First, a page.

Originally published on the NorthStar Bison Blog.
“I can’t even describe how incorporating bison have enhanced the landscape here. The quality and maturation of our prairie has been improved by 4x. The balance and abundance of insects, wildlife, wildflowers and grasses here is second to none in the country. Simultaneously, our management energy and costs have plummeted. All thanks to the bison.”
– Justin Sykora, Land Manager, Belwin Conservancy
Northstar and Belwin joined forces in 2008 in an effort to help the nature conservancy improve their degrading grasslands which, at that time, were being managed through the common practice of rest, burning and chemical treatment.
They were losing the battle and the landscape was suffering greatly: Desertification (soil surface losing cover through receding vegetation), loss of native plant species diversity, invasion of non-native species demanding control through chemical intervention, minimal wildlife and insect prosperity, and the list goes on.
Something had to change…
Belwin made the bold move to go against the modern, conventional grain (no pun intended but I’ll take it!) to introduce bison back onto the Minnesota prairie under the management of Steve Hobbs.
Steve contacted us here at Northstar to see about working out a mutual agreement to provide bison for their prairie while under the watchful eyes of University of Minnesota students to observe interaction and grazing behavior.
A mutually beneficial deal was struck and bison were slated for delivery in June. Justin Sykora was aghast at the decision. Justin recalls phoning the Conservancy to question the decision to essentially “flush all the years of management effort down the drain by introducing such destructive beasts.”
Justin, admittedly thankful today, couldn’t have been more wrong.
The bison’s positive interaction with the landscape is now being supported by science (imagine that).
The fairly recent discovery of the phenomena of Mycorrhizal Fungi supports the challenges Belwin faced in managing prairie. (Bear with me as I nerd out a little here but it’s imperative to understand what is happening beneath our feet.)
Mycorrhizal Fungi is essentially a “nutrient subway station” in the soil, transferring nutrients for miles to plants that need it, when they need it. There are now recorded “colonies” of fungi that encompass 20,000 acres or more! If a plant asks for copper on one side of the ranch, Mycorrhizal will hunt it down and shoot it over.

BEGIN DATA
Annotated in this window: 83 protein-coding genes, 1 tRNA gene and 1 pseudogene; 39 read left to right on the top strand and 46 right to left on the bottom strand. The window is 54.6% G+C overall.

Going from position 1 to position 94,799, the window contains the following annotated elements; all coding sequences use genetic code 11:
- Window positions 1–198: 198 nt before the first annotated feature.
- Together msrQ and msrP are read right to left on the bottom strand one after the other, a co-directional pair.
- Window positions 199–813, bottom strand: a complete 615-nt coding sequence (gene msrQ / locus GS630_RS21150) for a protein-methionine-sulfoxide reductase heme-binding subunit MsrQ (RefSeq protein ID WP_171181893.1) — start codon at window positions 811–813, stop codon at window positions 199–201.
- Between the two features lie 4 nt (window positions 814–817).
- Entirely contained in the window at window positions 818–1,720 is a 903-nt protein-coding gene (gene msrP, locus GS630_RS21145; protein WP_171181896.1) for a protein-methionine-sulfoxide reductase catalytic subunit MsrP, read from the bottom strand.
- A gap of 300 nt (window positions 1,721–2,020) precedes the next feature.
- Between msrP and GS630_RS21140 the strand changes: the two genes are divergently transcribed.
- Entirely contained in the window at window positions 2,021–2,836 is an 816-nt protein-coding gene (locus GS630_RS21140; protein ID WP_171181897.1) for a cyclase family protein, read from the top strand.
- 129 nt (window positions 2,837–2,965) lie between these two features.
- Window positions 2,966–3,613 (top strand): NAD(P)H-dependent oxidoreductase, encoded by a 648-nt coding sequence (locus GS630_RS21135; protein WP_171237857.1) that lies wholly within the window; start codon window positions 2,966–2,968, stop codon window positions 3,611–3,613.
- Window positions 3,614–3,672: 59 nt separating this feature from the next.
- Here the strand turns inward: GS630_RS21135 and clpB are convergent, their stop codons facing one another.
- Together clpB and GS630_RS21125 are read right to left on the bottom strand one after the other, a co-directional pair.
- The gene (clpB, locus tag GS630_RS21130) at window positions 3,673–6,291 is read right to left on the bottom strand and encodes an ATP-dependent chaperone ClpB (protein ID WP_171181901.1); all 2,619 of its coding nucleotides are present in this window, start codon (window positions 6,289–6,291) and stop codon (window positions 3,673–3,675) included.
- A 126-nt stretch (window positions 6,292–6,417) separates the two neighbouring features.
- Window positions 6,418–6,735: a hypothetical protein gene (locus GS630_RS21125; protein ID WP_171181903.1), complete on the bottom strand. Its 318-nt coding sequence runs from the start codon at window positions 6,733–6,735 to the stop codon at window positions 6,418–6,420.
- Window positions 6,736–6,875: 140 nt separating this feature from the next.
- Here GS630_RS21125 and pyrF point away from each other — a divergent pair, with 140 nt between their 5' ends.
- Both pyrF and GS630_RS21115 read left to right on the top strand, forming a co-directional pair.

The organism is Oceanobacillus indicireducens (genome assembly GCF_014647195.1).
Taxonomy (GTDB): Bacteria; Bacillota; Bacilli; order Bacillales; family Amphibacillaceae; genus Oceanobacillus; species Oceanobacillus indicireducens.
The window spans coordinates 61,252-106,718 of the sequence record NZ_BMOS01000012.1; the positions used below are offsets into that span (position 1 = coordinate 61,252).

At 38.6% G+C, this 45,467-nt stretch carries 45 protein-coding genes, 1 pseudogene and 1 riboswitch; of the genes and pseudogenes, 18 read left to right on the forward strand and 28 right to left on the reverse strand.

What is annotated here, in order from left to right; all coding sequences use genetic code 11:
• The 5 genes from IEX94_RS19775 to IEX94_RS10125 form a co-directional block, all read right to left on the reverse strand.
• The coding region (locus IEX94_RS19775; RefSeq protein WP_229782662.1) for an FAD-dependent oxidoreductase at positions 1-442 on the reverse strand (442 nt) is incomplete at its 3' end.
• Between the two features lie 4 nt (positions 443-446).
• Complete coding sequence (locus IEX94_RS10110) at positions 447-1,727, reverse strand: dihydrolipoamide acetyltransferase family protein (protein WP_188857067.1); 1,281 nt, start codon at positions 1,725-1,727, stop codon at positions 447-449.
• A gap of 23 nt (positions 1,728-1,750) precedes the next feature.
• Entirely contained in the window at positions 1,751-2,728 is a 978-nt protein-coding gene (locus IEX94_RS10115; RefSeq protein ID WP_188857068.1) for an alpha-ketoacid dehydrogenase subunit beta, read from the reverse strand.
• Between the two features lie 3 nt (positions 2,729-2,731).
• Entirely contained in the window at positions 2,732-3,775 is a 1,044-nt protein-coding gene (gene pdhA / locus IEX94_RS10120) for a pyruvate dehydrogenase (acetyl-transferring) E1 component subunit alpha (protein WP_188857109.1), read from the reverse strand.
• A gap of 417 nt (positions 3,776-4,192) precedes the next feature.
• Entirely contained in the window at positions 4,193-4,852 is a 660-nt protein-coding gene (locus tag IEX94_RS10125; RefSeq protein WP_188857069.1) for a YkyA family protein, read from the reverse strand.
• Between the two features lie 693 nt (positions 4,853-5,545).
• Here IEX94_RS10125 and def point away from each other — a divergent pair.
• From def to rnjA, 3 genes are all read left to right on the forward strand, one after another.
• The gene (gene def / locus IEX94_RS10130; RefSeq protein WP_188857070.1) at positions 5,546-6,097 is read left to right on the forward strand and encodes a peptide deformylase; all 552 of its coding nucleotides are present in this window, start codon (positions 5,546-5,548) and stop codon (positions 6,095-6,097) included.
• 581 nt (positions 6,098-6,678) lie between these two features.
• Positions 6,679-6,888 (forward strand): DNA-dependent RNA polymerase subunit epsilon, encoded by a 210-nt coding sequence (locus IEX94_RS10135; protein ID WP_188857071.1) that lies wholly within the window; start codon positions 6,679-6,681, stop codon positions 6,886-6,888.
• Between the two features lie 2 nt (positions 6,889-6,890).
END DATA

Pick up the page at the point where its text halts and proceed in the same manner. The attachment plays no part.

Nature is designed to work in ways we can’t even comprehend! Tillage & chemicals destroy Mycorrhizal Fungi. Bison have a bacteria ingredient in their saliva that “plants” Mycorrhizal Fungi as they graze.
The decibels of the insects resonating from the bison pasture now drowns out the hum of I94 a 1⁄4 mile north. Wildflowers are prolific. Hawks, owls, coyotes, foxes and other predators hunt rodents the bison herd stirs up day and night. Whitetail deer frequent the pasture feasting on lush legume regrowth in the far corners of the pasture. Wild turkeys cruise through gobbling up protein-rich grasshoppers and crickets. Songbirds perch on the backs of the bison as they graze picking off insects buzzing by.
The bison? They’re feasting on this diverse salad bar, packing on pounds of muscle mass and bone density to, in turn, provide people with the most nourishing food on the planet.
That’s the cycle of life on the prairie. But it all starts with the bison. And it all ends with the bison.
If we don’t consume bison, bison don’t have an economic provision to outcompete the cornfield across the fence at Belwin.
Eating bison saves prairie ecosystems.
Eating bison can also save your life.
Some of the feedback letters we receive from customers relaying the impact that incorporating 100 percent grass-fed bison into their lifestyle is enough to choke up a grown man.
The impact is life-changing. Ailments that people have dealt with their whole lives “magically” disappearing after committing to consuming clean, healing, 100% grass-fed and finished bison protein.
To be able to positively impact your own life while also supporting this magnitude of impact in places like Belwin’s prairie is incredible.
I challenge you to pick one morning this week to go out of your way to park in an obscure location (with your phone on airplane mode) for 15 minutes to ponder what our landscapes would look/feel/sound like with more bison.
It will be medicine for your soul.
Live well this week,
Sean and the NorthStar Tribe